German Bishops Halt Move Toward Establishing a Synodal Council, at Vatican's Request

The development comes after the DBK received a letter from the Vatican on the same day.

The cross of the German “Synodal Way.”
The cross of the German “Synodal Way.” (photo: Maximilian von Lachner / Synodaler Weg)

In a significant setback for the Synodal Way project in Germany, the German bishops will not be voting on a step toward a forbidden “Synodal Council” at their upcoming plenary assembly at the Vatican’s request.

German Bishops Conference (DBK) spokesman Matthias Kopp confirmed on Feb. 17 that the bishops have removed a vote on endorsing a committee that is preparing the Synodal Council, a mixed body of laity and bishops that would govern the Church in Germany, from the agenda of their Feb. 19-22 meeting in Augsburg. 

The development comes after the DBK received a letter from the Vatican on the same day.

“This letter requests that the General Assembly — also due to upcoming discussions between representatives of the Roman Curia and representatives of the German Bishops’ Conference — not vote on the statutes of the Synodal Committee,” Kopp told Germany’s Catholic News Agency (KNA).

Although it had not been explicitly on the publicly available agenda of the DBK assembly, a vote on approving the committee preparing the Synodal Council had been widely expected to take place in Augsburg.

The DBK’s co-sponsor of the Synodal Way, the Central Committee of German Catholics lay lobby (ZdK), had previously approved the statutes of the preparatory committee on Nov. 25, and is likely to harshly criticize the bishops for not following suit.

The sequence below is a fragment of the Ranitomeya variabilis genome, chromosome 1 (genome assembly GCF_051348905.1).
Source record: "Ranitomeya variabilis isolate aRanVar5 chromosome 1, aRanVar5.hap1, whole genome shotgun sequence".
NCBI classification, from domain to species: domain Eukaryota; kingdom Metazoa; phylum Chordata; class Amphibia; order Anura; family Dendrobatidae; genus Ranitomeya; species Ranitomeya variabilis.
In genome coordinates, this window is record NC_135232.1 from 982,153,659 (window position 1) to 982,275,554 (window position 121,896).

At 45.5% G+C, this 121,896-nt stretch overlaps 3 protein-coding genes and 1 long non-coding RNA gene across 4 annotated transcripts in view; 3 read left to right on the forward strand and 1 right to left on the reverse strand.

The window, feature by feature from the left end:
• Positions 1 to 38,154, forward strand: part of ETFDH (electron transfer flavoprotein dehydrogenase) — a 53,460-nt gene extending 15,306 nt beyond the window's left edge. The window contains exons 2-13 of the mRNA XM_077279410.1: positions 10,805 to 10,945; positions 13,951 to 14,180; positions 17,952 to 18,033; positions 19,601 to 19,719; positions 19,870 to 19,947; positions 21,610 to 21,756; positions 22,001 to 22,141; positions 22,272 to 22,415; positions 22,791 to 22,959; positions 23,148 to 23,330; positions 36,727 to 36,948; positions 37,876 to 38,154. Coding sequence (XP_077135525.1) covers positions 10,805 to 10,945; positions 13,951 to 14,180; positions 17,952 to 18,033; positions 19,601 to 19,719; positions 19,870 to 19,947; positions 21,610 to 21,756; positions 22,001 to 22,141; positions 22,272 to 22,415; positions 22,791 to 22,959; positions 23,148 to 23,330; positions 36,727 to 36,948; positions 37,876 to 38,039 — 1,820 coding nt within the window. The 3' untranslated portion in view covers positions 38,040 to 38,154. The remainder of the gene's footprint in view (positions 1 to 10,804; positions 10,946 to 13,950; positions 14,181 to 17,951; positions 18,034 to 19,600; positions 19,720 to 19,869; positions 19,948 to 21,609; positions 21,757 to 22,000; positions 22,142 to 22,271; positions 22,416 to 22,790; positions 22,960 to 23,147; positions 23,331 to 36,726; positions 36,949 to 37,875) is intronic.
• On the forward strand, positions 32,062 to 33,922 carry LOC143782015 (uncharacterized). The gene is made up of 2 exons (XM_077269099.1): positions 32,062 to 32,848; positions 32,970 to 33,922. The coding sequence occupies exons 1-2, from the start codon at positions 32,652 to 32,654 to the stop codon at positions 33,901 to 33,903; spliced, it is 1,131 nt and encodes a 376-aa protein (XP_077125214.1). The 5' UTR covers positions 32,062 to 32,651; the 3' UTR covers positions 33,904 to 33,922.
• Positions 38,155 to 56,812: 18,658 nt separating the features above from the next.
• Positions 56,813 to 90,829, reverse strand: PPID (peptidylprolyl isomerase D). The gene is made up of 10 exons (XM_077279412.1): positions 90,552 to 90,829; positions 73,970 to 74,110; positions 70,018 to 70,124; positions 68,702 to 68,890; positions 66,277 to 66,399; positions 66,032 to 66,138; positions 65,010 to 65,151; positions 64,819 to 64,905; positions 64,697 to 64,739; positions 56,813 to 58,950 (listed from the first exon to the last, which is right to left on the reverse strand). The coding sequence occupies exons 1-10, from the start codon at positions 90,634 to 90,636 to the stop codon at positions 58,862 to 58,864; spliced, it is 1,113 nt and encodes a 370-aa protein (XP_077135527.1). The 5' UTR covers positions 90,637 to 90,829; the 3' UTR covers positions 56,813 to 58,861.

The removal of the vote on the synodal committee from the bishops’ agenda marks perhaps the first time that Vatican pressure has caused the DBK to balk from moving forward with a Synodal Way priority since the alleged reform effort began in 2019. 

Of all the Synodal Way’s priorities, the Vatican has been particularly critical of the Synodal Council. In January 2023, the heads of three Vatican departments wrote to the DBK criticizing the proposed council as incompatible with Catholic ecclesiology, emphasizing that neither the bishops nor the Synodal Way had any authority to establish it.

More recently, Pope Francis wrote a private letter to four German Catholic laywomen, describing the preparatory committee, and not just the Synodal Council,  as one of “numerous steps being taken by significant segments” of the Church in Germany “that threaten to steer it increasingly away from the universal Church’s common path.”

The committee, which claims Germany’s 27 ordinaries among its members, held its first meeting November 10-11, but eight bishops were absent, with four of them rejecting the committee outright. 

Those four — Cardinal Rainer Woelki of Cologne, Bishop Stefan Oster of Passau, Bishop Rudolf Voderholzer of Regensburg, and Bishop Gregor Hanke of Eichstätt — had also voted in June to block financing for the committee from a common inter-diocesan fund.

As indicated in the Vatican’s letter, representatives of the DBK and the Roman Curia are expected to continue their series of meetings on the Synodal Way. The first occurred in July in Rome, and German bishop participants in the October Synod on Synodality assembly also met with Vatican leadership at the time.

In an exchange with the National Catholic Register last week, Kopp would not confirm that the DBK representatives and the Vatican had met in January, as was previously publicized, but disclosed that more meetings between the two parties are expected to take place.